Tim Foolery

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Ypres (Ieper) and WWI: Our Trip Back 100 Years

When we decided to visit Belgium I knew that I wanted to spend some time exploring the battlefields and memorials from the First World War.  In High School (and a couple times since) I read and re-read All Quiet on the Western Front and was shocked and horrified by the atrocities of the war.  The author was so wonderful at painting a picture, I am woken by nightmares every time I read this book.  The Belgian Ambassador to the US had recommended a book called War and Turpentine. I had just started reading when the planning of this trip began.  Both are great books with a WWI time frame, but a true focus on the human impact of war.

The first thing that made my list of WWI destinations was the city of Ypres or Ieper. This city located just 53 kilometers southwest of Bruges and played a key strategic role in WWI. It was the bottleneck that stopped the German advancement through neutral Belgium into France.  It is also home to some of the most horrific fighting in the war.  There were multiple battles of Ypres (1914, 1915 and 1917).  The second of which was the first time the Germans used poison gas during the war.  The town was completely destroyed in the war, but was rebuilt afterwards which was paid for by the German reparations.  The town center continues to look like it would have before the war.

Looking back from the Menin Gate to the central square in Ypres.

The rebuilt city of Ypres (Ieper) from the tower.

In Flanders Field Museum

Ypres is home to the “In Flanders Field” museum which, located in the main square of the town.  This museum traces the war from a local perspective, showing detailed maps, uniforms and even rebuilt trenches that you can walk through.  This really puts you in the middle of the battle.  Other than what I’ve stated before, probably the most memorable thing about this area is it was the site of the unofficial Christmas Truce of 1914 between German and British soldiers.

For those of you not familiar with the Christmas Truce, it took place just a few months into the war (a war that was supposed to be over very quickly, no less).  Near Christmas the various warring factions laid down arms, collected their wounded and buried their dead. They sang Christmas songs and shared photos of their families, etc.  The museum had a very moving video recreation of this.  The video is very simple and consists of four men (French, German, British and Dutch) standing in uniform telling a bit about the war at Christmas time.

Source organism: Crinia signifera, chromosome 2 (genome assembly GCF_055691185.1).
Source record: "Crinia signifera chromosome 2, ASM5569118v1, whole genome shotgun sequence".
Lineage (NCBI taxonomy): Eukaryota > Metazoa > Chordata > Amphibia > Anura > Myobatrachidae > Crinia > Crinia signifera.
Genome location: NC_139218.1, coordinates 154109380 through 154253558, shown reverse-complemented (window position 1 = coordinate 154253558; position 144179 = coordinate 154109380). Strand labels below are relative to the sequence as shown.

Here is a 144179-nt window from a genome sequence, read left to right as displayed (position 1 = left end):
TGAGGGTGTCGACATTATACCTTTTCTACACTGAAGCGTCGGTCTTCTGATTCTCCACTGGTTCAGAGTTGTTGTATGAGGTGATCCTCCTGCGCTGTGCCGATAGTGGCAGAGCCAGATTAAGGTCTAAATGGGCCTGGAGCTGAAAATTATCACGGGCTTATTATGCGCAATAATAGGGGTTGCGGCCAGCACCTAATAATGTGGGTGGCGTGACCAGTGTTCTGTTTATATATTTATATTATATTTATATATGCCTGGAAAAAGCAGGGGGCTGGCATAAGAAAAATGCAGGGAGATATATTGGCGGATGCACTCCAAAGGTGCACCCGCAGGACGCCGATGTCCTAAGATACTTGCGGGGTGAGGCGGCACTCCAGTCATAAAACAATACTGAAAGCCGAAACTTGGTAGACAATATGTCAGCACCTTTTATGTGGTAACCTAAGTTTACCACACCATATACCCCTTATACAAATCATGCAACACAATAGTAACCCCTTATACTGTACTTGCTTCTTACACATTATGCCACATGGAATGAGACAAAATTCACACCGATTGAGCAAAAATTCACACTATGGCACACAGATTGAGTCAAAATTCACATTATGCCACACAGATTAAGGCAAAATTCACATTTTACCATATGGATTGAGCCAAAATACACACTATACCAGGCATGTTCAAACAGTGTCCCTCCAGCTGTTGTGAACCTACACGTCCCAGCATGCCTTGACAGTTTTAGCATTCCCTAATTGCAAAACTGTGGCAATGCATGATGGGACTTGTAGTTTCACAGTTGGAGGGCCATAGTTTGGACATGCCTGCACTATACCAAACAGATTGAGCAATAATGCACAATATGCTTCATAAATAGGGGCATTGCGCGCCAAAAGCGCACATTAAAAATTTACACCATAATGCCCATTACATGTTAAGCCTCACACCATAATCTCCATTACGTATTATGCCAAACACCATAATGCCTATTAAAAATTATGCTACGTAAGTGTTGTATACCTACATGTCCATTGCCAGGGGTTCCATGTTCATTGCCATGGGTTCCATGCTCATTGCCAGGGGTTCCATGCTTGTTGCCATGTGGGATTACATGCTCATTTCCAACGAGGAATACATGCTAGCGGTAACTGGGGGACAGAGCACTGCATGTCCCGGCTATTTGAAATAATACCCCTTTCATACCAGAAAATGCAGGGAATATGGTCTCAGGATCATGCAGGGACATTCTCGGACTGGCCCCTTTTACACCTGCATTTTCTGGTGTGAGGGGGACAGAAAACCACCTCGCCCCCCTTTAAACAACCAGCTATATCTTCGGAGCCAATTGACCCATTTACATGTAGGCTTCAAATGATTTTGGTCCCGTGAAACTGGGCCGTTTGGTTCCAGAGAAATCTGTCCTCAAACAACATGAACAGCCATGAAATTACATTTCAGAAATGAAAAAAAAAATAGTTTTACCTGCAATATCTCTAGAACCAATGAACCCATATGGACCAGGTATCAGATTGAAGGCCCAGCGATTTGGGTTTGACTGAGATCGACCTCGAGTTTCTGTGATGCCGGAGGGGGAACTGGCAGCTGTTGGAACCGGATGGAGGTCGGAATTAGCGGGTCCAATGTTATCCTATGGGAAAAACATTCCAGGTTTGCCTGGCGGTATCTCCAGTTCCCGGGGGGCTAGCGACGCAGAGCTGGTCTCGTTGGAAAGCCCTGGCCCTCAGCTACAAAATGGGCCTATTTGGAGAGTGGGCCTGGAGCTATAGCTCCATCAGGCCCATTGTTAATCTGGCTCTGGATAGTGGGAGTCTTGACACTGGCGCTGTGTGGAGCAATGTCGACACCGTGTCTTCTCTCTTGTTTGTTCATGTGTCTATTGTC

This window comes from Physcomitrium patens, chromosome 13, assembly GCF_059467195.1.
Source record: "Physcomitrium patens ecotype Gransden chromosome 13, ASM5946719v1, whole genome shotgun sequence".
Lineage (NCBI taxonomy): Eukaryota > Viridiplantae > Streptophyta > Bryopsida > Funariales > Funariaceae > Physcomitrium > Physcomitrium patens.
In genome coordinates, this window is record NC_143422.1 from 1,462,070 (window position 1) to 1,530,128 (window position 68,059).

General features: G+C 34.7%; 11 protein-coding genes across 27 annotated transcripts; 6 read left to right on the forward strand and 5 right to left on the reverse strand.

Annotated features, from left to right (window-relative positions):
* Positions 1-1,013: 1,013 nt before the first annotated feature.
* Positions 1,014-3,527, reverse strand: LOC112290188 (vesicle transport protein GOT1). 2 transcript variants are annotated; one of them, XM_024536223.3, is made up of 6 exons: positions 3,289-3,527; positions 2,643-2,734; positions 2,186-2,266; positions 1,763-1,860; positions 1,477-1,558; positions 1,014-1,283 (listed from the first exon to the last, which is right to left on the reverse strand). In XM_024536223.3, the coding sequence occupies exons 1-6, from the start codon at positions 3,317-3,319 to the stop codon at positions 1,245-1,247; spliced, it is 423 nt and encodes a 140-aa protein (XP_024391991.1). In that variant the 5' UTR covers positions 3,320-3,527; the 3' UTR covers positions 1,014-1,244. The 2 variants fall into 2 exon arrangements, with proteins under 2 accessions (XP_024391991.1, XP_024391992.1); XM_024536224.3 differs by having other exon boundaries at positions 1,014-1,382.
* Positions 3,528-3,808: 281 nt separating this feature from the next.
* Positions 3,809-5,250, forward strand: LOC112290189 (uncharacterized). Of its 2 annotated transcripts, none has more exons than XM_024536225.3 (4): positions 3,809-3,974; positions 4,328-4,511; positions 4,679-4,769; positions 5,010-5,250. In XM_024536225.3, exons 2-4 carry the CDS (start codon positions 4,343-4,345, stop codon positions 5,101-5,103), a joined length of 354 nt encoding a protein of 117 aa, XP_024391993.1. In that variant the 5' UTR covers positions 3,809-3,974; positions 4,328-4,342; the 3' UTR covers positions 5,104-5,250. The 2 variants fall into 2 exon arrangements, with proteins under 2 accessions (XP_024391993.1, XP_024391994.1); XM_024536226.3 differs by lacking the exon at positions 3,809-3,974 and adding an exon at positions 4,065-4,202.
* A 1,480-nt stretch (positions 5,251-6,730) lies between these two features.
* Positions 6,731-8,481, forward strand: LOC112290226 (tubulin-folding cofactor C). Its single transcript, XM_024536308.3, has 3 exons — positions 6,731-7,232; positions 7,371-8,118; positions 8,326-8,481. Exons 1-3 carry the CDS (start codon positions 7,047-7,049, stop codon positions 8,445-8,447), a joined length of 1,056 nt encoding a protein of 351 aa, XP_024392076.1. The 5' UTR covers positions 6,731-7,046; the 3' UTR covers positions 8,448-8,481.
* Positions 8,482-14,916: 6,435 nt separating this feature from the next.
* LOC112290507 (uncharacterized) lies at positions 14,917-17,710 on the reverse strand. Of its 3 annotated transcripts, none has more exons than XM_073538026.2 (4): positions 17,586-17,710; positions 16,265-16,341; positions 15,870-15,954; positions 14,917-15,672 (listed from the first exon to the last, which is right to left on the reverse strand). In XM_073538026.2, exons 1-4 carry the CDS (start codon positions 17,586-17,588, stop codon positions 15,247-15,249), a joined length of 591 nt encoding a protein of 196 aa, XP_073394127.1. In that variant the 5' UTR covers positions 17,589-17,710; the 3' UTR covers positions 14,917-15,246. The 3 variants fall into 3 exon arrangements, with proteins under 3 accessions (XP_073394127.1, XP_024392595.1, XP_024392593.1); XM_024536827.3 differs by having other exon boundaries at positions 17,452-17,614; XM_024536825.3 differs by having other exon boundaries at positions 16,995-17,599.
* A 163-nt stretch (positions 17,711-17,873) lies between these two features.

The most poignant part is when each begins to sing a Christmas Carole (Silent Night) in their native language.  As the song is sung, the soldier who was speaking, steps into the background and another steps forward to tell his tale.  I watched the full series of soldiers roll through their parts.  These were just boys fighting this war, forever changed. Likely their first time really away from home, especially for Christmas.  It was quite moving.

We spent about 90 minutes at the museum.  I’m fascinated by WWI.  I read most of the materials posted in the museum, but I am also a very fast museum patron.  I’d suggest you budget 90-120 minutes for a visit, depending on your level of interest.

Last Post Ceremony

Each night at 20h00, since the end of the war, at the Menin Gate in the center of Ypres, the Last Post Ceremony takes place.  This moving ceremony begins with the Last Post Bugle Call.  It then progresses to the laying of wreaths (which guests can sign up and do in honor of friends, family or impacted organizations). Finally, the ceremony ends with the Réveille Bugle Call.  During our visit we also had some pipers and an additional moment of silence.

The crowd was large and is expected to be large throughout the year, as 2018 marks the 100th anniversary of the end of the Great War.  Arriving at the Menin Gate about 19h45 the area was utterly packed.  We knew it would be busy, but weren’t expecting it to be this busy on a Sunday night in late spring.  We were able to hear everything perfectly, but couldn’t see anything until after the ceremony, where we made our way through the crowd.

Our less than ideal position at the profoundly moving Last Post Ceremony.

Some of the servicemen and women participating in the Last Post Ceremony.

It was a quick yet moving ceremony.  I cannot imagine what it will be like on November 11, 2018 – the 100th anniversary of the end of the war.

Have you visited Ypres before?  Were you moved by the Christmas Truce exhibit as much as I was?


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